2015 Highlights and What’s Next in 2016

January 7, 2016

During a busy 2015, ICAN UK helped to blockade the London DSEI Arms Fair with a large Don’t Bank on the Bomb banner, wrote about the impact of a ban treaty on the UK, worked on an interfaith approach to the campaign, raised concerns over nuclear safety, busted some myths about nuclear weapons, reported back from the NPT in New York, and planned the nuclear disarmament sessions at Medact’s Health Through Peace Forum. Amnesty International signed a joint letter with ICAN published in the Guardian, adding their influential voice to calls for the prohibition of nuclear weapons as a human rights necessity.

The international humanitarian impacts and ban treaty agenda was raised at Westminster by several MPs and peers from different parties at parliamentary debates, as well as in a number of written questions and Early Day Motions. There was good cross-party discussion at an APPG meeting about nuclear weapons divestment, at a parliamentary briefing to report on the Vienna Conference, and at a briefing at the European Parliament which was hosted by UK MEP Julie Ward.

Scotland continued to be a beacon to the rest of the UK – and the world – with strong commitment from both campaigners and parliamentarians to the humanitarian and ban treaty approach. ICAN UK’s Rebecca Sharkey spoke at two meetings at the Scottish Parliament in 2015 - one on gender aspects with WILPF which had Ambassador Kmentt of Austria as a special speaker, and one to launch Don’t Bank on the Bomb in Scotland. We were honoured to meet First Minister Nicola Sturgeon, who signed ICAN’s Parliamentary Appeal for a Global Nuclear Weapon Ban.

ICAN UK’s 2-day Campaigners’ Meeting in London made it into ICAN International’s list of Campaign Highlights of 2015. These also include successfully persuading 121 states to endorse the humanitarian pledge and getting the United Nations General Assembly to formally adopt the humanitarian perspective and humanitarian pledge and set up a working group to start talks on new legal measures in 2016 (more on this below).

The UK was in a minority of countries which voted against all four of the resolutions that ICAN worked hard to promote over the last few months:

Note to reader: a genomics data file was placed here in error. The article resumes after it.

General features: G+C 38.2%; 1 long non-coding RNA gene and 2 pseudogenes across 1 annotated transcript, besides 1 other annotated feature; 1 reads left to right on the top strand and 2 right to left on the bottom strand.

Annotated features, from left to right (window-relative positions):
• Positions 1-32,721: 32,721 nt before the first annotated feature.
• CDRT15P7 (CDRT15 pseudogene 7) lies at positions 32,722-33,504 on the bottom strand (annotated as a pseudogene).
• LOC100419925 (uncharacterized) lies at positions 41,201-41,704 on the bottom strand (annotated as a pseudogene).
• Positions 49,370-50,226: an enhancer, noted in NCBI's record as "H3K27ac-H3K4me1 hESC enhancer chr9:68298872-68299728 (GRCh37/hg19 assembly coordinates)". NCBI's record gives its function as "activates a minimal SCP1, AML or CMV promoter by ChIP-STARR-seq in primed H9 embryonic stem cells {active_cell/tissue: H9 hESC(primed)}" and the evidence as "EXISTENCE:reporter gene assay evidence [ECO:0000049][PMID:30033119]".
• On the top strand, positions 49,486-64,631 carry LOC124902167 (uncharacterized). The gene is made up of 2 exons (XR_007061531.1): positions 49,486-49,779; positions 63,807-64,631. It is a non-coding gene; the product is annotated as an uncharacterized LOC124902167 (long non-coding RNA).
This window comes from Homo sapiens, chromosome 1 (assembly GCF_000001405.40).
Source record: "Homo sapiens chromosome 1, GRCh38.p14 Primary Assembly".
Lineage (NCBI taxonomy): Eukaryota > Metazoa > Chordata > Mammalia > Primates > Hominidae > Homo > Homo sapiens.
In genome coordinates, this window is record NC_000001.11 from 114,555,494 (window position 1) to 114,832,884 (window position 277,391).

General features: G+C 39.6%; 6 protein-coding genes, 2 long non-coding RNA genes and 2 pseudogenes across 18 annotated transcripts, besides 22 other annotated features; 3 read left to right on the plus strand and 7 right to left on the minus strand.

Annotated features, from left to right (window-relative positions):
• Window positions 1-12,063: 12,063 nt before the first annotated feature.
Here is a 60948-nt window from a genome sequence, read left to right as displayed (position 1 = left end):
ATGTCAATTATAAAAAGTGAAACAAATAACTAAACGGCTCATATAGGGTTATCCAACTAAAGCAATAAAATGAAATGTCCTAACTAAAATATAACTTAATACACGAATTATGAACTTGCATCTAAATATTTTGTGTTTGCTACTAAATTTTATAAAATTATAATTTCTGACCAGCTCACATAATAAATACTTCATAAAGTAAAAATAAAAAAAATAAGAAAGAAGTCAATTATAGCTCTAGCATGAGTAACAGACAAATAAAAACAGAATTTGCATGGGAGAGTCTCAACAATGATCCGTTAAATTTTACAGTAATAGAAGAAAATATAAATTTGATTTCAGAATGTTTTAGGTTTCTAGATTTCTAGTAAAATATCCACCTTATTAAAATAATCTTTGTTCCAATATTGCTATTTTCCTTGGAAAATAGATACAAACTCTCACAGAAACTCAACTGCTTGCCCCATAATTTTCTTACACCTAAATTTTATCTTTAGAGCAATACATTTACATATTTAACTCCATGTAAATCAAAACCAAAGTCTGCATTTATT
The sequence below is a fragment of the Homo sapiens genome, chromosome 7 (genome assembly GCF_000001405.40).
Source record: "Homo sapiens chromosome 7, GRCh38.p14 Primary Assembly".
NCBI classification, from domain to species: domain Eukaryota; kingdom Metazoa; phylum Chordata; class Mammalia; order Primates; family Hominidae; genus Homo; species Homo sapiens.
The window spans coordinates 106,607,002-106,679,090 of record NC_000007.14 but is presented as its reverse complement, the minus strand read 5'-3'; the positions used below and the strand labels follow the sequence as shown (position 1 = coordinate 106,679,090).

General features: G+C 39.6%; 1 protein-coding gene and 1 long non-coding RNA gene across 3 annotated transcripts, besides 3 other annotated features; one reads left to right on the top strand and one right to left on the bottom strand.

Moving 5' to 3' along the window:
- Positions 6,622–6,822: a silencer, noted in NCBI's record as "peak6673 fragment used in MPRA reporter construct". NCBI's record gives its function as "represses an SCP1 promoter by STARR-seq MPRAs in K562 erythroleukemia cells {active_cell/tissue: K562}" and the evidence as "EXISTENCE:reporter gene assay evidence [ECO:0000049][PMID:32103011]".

1. “The Humanitarian Consequences of Nuclear Weapons”
  2. “The Humanitarian Pledge for the Prohibition and Elimination of Nuclear Weapons”:
  3. “Ethical Imperatives for a Nuclear-Weapon-Free World”
  4. “Taking Forward Multilateral Nuclear Disarmament Negotiations”.

As in its Statement to the NPT in May, the UK government continues to show how out of touch our country is with the prevailing and progressive attitudes held by the majority of countries on this issue. It’s important that we continue to hold the government accountable for not condemning the humanitarian and ethical concerns related to nuclear weapons, as well as for trying to block progress on multilateral disarmament negotiations. It will get harder and harder for the detractors of a ban treaty to resist joining the right side of history.

Huge thanks to all of ICAN UK’s partner organisations and supporters for working with us in 2015 – we couldn’t do it without you!

Coming up in 2016

In addition to campaigning for the UK to scrap Trident and support an international ban treaty, ICAN UK is going to be focusing on a new project to highlight the risks and dangers of the nuclear weapon convoys, which regularly cross the country on ordinary roads carrying fully assembled nuclear warheads. More on this exciting project to follow soon.

Internationally, the newly established open-ended working group (OEWG) will be a great opportunity for governments and us to start substantive work on elements of a treaty banning nuclear weapons. ICAN will make sure that governments use these meetings to discuss the legal gap and what elements a new legally binding instrument needs to contain in order fill that gap. To brush up on ICAN’s position on principles of a treaty banning nuclear weapons, check out this paper.

The OEWG will meet for up to 15 days in Geneva in 2016. The first session of the OEWG will be 4 working days during either the week of 15-19 February or 22-26 February. The second session will be held during 8 working days between 2-13 May. The third session will focus on finalizing and adopting the report and will take place in mid-August.

ICAN is planning to organize a campaigners meeting in Geneva, which will most likely take place during the May session. More details shortly when the date is confirmed.



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